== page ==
The printer 20 also has a printer controller, illustrated schematically as a microprocessor 36, that receives instructions from a host device, typically a computer, such as a personal computer (not shown). Indeed, many of the printer controller functions may be performed by the host computer, by the electronics on board the printer, or by interactions therebetween. As used herein, the term "printer controller 36" encompasses these functions, whether performed by the host computer, the printer, an intermediary device therebetween, or by a combined interaction of such elements. The printer controller 36 may also operate in response to user inputs provided through a key pad (not shown) located on the exterior of the casing 24. A monitor coupled to the computer host may be used to display visual information to an operator, such as the printer status or a particular program being run on the host computer. Personal computers, their input devices, such as a keyboard and/or a mouse device, and monitors are all well known to those skilled in the art.
A carriage guide rod 38 is supported by the chassis 22 to slideably support an inkjet carriage 40 for travel back and forth across the print zone 25 along a scanning axis 42 defined by the guide rod 38. One suitable type of carriage support system is shown in U.S. Pat. No. 5,366,305, assigned to Hewlett-Packard Company, the assignee of the present invention. A conventional carriage propulsion system may be used to drive carriage 40, including a position feedback system, which communicates carriage position signals to the controller 36. For instance, a carriage drive gear and DC motor assembly may be coupled to drive an endless belt secured in a conventional manner to the pen carriage 40, with the motor operating in response to control signals received from the printer controller 36. To provide carriage positional feedback information to printer controller 36, an optical encoder reader may be mounted to carriage 40 to read an encoder strip extending along the path of carriage travel.
The carriage 40 is also propelled along guide rod 38 into a servicing region, as indicated generally by arrow 44, located within the interior of the casing 24. The servicing region 44 houses a service station 45, which may provide various conventional printhead servicing functions. For example, a service station frame 46 may hold a conventional or other mechanism that has caps to seal the printheads during periods of inactivity, wipers to clean the nozzle orifice plates, and primers to prime the printheads after periods of inactivity. Such caps, wipers, and primers are well known to those skilled in the art. A variety of different mechanisms may be used to selectively bring the caps, wipers and primers (if used) into contact with the printheads, such as translating or rotary devices, which may be motor driven, or operated through engagement with the carriage 40. For instance, suitable translating or floating sled types of service station operating mechanisms are shown in U.S. Pat. Nos. 4,853,717 and 5,155,497, both assigned to the present assignee, Hewlett-Packard Company. A rotary type of servicing mechanism is commercially available in the DeskJet® 850C and 855C color inkjet printers, sold by Hewlett-Packard Company, the present assignee. In FIG. 1 a spittoon portion 48 of the service station is shown as being defined, at least in part, by the service station frame 46.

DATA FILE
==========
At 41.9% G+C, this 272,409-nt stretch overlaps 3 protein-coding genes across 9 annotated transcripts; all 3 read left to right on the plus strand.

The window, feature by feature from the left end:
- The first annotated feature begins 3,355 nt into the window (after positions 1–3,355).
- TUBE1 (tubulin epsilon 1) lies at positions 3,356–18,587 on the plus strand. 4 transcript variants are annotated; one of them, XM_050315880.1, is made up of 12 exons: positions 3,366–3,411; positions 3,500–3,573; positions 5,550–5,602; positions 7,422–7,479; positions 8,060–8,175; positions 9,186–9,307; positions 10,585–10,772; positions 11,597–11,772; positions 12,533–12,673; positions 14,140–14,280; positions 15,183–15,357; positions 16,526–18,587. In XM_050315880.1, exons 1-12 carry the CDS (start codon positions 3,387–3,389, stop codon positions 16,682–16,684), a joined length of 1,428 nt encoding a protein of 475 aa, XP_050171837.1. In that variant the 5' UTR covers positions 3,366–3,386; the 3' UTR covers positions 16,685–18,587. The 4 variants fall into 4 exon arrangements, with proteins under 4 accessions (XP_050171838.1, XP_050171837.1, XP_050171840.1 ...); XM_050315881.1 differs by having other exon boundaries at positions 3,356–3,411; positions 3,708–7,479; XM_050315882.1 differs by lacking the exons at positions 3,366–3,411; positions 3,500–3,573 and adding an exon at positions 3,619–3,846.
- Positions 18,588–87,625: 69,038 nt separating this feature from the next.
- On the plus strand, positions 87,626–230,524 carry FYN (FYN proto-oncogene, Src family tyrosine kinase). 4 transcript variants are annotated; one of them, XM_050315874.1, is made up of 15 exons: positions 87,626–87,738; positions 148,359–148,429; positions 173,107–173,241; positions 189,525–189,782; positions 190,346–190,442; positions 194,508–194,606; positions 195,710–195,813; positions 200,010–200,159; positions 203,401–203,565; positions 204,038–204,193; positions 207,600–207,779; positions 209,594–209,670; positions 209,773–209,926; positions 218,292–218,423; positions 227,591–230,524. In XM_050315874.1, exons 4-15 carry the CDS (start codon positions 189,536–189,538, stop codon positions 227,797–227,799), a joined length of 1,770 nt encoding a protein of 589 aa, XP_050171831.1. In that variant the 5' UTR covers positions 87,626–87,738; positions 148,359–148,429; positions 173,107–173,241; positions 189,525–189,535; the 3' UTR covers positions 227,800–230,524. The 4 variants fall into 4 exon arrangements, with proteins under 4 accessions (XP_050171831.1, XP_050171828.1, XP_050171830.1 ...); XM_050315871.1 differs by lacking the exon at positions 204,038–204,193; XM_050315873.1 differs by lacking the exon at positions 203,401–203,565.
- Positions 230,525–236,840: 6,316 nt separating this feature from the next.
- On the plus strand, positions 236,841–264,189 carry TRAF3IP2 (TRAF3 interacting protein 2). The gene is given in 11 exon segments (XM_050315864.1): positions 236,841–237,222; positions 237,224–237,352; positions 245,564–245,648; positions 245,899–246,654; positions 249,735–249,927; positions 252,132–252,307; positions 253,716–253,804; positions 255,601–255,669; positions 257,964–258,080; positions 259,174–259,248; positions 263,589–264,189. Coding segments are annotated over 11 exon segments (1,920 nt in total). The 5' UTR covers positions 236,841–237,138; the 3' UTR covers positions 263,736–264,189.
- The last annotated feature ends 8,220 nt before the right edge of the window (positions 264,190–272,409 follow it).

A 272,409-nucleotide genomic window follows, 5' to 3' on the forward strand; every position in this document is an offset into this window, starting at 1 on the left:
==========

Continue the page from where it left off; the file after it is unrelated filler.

In the print zone 25, the media sheet receives ink from an inkjet cartridge, such as a black ink cartridge 50 and/or a color ink cartridge 52. The cartridges 50 and 52 are also often called "pens" by those in the art. The illustrated color pen 52 is a tri-color pen, although in some embodiments, a set of discrete monochrome pens may be used. While the color pen 52 may contain a pigment based ink, for the purposes of illustration, pen 52 is described as containing three dye based ink colors, such as cyan, yellow and magenta. The black ink pen 50 is illustrated herein as containing a pigment based ink. It is apparent that other types of inks may also be used in pens 50, 52, such as paraffin based inks, as well as hybrid or composite inks having both dye and pigment characteristics.